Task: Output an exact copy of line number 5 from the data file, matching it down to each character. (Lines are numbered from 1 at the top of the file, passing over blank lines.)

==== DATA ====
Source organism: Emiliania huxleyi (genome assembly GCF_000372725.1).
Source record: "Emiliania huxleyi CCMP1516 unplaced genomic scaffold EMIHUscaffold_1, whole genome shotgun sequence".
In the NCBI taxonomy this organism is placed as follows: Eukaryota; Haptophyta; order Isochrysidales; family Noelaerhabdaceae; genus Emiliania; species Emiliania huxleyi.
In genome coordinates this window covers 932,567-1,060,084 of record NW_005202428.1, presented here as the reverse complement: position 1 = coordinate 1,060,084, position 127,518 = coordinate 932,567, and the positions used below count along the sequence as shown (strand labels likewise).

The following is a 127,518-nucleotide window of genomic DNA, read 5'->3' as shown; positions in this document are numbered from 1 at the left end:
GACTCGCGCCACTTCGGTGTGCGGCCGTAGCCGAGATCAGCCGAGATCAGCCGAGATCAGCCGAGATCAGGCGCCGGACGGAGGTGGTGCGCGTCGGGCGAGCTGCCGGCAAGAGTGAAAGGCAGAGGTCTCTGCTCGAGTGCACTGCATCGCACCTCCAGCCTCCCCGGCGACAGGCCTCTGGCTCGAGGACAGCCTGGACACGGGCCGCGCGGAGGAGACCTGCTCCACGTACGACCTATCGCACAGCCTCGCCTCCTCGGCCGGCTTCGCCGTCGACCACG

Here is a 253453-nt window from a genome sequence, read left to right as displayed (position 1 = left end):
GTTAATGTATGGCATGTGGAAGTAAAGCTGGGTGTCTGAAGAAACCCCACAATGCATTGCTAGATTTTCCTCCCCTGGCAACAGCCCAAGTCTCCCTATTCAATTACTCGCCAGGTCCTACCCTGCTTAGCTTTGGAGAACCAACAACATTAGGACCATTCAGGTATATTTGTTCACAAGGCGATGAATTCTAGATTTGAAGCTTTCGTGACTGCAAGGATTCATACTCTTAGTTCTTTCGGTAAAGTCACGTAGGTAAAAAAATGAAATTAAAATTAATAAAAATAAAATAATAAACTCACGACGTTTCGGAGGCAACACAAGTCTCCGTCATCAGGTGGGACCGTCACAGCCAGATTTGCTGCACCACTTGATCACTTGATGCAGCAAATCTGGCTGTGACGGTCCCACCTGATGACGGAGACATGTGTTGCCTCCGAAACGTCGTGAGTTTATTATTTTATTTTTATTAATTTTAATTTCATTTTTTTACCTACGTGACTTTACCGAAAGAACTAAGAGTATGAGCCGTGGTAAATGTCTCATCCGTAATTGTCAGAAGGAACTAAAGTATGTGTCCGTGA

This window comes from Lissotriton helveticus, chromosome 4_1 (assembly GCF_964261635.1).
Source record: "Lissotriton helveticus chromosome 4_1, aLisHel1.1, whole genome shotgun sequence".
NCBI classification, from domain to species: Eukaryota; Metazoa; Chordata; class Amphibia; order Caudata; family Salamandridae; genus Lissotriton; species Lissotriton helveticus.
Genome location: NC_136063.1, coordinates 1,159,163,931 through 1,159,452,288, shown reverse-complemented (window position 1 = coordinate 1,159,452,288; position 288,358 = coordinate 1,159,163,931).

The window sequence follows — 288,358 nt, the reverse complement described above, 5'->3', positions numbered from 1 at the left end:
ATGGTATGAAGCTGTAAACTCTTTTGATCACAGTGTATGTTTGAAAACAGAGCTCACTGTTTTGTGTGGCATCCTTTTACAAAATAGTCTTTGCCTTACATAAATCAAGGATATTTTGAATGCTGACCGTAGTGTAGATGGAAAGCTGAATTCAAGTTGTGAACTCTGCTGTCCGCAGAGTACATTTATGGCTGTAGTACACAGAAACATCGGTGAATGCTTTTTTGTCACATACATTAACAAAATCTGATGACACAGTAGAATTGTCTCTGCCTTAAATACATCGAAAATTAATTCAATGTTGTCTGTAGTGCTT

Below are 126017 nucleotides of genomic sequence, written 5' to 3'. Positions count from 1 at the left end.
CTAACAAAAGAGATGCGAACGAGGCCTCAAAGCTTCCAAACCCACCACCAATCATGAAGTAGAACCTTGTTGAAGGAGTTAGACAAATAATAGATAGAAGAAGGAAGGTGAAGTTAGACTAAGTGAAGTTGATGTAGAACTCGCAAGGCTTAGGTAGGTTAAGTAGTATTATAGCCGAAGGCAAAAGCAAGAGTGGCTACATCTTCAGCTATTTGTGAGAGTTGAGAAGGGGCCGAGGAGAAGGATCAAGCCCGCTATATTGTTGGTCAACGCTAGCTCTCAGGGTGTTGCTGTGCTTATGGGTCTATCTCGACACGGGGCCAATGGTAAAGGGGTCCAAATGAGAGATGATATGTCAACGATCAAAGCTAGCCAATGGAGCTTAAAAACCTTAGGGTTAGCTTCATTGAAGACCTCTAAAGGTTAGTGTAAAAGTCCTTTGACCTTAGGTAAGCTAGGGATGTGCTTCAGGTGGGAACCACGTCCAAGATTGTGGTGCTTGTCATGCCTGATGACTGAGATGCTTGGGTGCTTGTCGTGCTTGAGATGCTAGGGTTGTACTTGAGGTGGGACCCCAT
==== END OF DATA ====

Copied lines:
The following is a 127,518-nucleotide window of genomic DNA, read 5'->3' as shown; positions in this document are numbered from 1 at the left end: